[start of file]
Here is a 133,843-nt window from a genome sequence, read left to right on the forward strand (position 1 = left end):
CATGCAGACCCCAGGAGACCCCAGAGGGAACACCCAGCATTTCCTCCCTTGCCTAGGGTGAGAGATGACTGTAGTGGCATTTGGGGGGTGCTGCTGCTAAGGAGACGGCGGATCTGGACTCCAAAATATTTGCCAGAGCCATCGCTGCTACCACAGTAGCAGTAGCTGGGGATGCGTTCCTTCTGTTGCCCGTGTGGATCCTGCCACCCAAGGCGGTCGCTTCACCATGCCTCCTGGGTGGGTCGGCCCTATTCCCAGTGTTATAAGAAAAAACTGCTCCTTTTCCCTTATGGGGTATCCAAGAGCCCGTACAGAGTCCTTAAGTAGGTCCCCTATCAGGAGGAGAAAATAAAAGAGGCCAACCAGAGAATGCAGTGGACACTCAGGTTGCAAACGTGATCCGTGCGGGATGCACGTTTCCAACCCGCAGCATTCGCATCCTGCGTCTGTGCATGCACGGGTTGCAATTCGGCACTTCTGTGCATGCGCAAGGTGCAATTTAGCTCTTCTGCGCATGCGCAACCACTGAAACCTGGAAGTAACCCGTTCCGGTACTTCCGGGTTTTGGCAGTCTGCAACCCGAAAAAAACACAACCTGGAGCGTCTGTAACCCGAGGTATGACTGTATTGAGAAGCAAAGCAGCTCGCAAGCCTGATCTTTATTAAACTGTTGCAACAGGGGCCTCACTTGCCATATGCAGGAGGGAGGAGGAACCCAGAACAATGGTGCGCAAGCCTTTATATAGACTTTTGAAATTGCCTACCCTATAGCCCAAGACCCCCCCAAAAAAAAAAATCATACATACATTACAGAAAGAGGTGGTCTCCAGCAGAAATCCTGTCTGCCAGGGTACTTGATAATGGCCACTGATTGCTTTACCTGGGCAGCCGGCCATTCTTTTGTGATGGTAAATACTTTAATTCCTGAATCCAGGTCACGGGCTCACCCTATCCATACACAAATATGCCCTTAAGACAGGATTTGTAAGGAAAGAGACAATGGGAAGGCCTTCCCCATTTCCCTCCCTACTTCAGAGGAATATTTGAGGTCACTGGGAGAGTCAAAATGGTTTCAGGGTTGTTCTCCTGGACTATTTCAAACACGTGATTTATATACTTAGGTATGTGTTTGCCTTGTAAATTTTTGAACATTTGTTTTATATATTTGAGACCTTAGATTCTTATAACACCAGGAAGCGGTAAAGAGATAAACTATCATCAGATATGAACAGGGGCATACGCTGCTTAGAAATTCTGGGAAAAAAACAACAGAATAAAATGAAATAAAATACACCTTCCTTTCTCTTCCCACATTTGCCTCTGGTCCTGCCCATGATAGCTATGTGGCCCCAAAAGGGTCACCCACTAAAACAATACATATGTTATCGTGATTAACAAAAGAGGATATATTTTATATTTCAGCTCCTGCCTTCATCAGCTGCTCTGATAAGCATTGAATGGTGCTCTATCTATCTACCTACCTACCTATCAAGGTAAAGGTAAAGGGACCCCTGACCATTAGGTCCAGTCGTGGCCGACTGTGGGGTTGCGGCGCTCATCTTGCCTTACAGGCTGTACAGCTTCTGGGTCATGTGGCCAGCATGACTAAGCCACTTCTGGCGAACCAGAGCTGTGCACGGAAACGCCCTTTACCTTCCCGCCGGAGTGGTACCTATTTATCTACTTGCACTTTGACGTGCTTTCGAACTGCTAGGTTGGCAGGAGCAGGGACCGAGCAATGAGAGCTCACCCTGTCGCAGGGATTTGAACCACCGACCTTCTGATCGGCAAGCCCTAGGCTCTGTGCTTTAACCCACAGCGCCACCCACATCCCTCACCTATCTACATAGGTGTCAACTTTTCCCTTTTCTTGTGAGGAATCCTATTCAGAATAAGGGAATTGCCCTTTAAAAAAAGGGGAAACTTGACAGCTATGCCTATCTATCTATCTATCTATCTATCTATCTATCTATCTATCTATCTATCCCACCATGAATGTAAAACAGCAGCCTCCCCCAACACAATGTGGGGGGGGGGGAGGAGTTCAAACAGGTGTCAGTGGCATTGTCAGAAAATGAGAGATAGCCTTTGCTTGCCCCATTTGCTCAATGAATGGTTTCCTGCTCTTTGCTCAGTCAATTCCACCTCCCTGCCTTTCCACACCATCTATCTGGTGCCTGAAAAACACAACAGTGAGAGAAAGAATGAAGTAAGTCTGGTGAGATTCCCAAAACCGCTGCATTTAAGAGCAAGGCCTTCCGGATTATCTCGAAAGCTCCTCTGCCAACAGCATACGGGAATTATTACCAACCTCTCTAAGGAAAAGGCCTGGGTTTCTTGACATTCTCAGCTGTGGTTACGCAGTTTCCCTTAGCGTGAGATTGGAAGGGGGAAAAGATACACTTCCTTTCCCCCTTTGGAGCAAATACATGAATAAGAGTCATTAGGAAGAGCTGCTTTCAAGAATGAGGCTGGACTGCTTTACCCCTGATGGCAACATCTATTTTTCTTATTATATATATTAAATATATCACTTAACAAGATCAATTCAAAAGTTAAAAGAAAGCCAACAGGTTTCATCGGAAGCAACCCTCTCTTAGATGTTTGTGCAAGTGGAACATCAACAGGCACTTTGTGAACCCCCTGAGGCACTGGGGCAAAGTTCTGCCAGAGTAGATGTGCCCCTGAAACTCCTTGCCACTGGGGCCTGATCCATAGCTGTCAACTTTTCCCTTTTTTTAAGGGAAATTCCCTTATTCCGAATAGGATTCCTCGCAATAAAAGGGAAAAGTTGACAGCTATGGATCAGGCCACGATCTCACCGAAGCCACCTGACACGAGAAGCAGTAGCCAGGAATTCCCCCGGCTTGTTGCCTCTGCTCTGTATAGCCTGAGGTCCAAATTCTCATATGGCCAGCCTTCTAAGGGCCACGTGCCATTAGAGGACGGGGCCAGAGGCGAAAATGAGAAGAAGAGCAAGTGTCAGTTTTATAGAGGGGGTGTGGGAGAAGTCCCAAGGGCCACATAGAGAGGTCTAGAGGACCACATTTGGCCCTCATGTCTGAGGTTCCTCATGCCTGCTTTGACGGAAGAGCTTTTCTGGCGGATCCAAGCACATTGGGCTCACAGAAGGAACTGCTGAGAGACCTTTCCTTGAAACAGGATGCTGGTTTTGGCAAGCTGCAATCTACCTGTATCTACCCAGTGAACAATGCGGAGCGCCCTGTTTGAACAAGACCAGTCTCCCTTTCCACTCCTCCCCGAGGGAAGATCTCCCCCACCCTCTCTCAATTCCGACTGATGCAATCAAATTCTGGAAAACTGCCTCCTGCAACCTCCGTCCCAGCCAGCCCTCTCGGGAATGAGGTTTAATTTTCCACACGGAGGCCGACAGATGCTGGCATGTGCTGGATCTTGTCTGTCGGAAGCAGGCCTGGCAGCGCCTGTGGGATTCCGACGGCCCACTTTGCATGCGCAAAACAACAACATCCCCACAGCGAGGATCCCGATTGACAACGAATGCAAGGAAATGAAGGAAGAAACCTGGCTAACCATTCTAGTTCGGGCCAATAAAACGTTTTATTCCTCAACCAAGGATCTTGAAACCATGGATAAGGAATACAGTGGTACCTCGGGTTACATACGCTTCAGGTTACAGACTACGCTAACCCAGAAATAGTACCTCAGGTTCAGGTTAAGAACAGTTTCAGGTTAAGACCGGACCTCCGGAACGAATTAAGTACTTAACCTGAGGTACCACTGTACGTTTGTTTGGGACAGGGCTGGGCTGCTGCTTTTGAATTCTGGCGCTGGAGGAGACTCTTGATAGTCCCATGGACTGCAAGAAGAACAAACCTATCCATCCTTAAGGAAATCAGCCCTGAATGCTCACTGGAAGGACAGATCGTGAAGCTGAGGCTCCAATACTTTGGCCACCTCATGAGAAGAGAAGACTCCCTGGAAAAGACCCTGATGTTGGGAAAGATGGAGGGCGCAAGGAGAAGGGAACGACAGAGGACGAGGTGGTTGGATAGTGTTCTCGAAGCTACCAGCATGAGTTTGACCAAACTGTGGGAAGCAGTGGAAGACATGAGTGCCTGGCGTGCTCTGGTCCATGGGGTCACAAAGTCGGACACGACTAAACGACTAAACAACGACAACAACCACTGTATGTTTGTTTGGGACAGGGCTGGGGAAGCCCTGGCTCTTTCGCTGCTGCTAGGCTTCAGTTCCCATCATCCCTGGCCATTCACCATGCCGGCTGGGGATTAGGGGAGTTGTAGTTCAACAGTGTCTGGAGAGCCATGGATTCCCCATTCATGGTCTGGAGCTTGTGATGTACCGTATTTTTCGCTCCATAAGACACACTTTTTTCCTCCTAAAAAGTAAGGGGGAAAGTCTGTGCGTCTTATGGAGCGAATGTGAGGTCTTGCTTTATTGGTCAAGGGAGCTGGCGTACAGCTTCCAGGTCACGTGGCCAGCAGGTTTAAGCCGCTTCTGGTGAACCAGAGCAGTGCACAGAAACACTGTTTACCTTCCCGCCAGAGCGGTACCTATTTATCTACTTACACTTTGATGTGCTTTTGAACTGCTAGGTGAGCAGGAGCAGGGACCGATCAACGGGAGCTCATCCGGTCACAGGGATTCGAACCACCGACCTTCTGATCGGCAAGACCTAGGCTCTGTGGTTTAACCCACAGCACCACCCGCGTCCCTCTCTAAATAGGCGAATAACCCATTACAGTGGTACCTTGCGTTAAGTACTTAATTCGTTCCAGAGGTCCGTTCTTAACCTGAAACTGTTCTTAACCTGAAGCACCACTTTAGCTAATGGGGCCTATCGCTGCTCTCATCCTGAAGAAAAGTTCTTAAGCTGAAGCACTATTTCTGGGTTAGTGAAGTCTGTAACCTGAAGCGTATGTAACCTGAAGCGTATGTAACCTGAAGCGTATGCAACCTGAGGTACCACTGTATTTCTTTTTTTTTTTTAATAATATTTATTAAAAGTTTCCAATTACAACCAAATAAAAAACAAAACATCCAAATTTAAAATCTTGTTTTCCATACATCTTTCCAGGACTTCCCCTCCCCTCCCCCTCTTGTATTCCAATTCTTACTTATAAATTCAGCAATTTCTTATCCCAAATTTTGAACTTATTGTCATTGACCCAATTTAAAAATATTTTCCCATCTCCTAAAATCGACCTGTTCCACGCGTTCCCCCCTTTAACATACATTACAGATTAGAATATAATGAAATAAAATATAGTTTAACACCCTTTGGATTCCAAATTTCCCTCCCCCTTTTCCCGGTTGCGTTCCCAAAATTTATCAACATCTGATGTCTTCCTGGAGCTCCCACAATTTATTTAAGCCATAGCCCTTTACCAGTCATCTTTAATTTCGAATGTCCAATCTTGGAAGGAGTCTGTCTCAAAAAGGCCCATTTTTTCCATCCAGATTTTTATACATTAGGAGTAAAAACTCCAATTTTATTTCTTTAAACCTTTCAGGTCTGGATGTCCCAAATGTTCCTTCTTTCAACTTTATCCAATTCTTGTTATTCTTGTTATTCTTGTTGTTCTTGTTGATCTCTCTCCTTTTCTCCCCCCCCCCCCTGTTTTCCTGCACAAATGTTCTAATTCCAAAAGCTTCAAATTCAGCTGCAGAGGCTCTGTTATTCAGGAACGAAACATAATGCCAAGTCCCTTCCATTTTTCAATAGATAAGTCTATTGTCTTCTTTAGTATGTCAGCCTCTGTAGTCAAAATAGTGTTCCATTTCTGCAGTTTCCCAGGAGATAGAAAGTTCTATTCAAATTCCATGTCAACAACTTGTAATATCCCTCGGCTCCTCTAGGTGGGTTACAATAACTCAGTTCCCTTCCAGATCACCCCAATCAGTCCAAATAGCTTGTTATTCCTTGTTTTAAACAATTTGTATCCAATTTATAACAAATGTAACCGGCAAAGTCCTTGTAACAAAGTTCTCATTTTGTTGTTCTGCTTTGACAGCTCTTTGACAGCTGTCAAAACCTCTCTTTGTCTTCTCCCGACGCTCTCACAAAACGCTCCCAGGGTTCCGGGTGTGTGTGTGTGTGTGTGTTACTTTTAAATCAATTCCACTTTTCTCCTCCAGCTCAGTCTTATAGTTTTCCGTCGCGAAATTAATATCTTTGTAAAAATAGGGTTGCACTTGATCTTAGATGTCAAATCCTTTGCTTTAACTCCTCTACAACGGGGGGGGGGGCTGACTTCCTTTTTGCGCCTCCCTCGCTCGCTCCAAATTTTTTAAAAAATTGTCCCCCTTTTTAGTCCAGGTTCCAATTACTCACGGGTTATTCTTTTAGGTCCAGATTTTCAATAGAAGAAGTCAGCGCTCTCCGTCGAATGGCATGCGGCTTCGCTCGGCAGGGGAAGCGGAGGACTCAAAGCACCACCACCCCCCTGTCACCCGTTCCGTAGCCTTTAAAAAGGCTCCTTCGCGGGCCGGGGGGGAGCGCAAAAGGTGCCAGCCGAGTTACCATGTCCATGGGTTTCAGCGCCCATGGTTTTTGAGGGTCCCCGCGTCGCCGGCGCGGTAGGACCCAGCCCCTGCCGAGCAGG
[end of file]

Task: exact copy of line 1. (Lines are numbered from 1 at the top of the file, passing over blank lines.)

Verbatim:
Here is a 133,843-nt window from a genome sequence, read left to right on the forward strand (position 1 = left end):